This week, it was time to revisit the Ladybugs of New York poster. After feedback via email from Professor Losey and Todd Ugine (a Research Associate in Prof. Losey’s lab), I needed to make several changes to the first draft of my poster, including:
- Improving the spacing and layout of ladybug images.
- For each species, highlighting one image as “featured” with two other less prominent images to show variation in marking and color.
- Changing backgrounds to improve readability.
- Adding key features for each species to aid with identification.
- Adding key footnotes including a definition of pronotum, a note that New York has more than 11 ladybug species, and authors.
Initially, I had been working in PowerPoint to create my poster. I like working with the program because it allows me to edit images, create layouts, and format shapes and text however I need.
With all the species and other information, the PowerPoint document was becoming tedious to edit. If I wanted to change, say, the font color, I’d have to manually apply the color to about 20 objects. If I wanted to change the layouts or alignment of the images, it would have been more complex. I would’ve needed to move images and text one-by-one to the correct spot, I’d have to use alignment guides to keep images and text lined up.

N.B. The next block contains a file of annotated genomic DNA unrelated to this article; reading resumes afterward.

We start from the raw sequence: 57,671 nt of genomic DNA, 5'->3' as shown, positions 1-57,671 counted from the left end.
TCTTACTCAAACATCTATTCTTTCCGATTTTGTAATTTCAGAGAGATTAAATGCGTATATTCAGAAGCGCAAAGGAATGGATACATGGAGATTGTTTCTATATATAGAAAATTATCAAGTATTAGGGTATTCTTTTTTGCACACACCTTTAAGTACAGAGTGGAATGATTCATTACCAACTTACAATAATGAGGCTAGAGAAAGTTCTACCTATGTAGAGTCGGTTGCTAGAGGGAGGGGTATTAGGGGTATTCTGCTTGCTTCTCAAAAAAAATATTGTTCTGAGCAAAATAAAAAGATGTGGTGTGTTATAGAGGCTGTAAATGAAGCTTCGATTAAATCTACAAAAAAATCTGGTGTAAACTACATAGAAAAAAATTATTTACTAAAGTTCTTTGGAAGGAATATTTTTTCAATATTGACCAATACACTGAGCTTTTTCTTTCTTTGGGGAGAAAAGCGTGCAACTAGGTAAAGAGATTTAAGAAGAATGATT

I needed some way to change all the layouts and styles at once. Since the boxes for each species had the same style and layout, I decided to convert the poster to an HTML and CSS webpage to make editing the poster’s styles efficient.
What did that accomplish?
- The HTML markup gives the poster its structure and contains all the text and images. Because HTML is used, the poster will be more web-accessible than a PDF created by PowerPoint.
- The CSS stylesheet allows me to define the poster’s colors, fonts, backgrounds, layout, etc. in one place. For example, I only have to define each color once for it to apply to the whole poster. Because the styling ‘lives’ separately from the content, it’s easy to create dozens of new styles for the poster and even tell the poster to lay itself out differently.
Click the image above to view the current web version of the poster.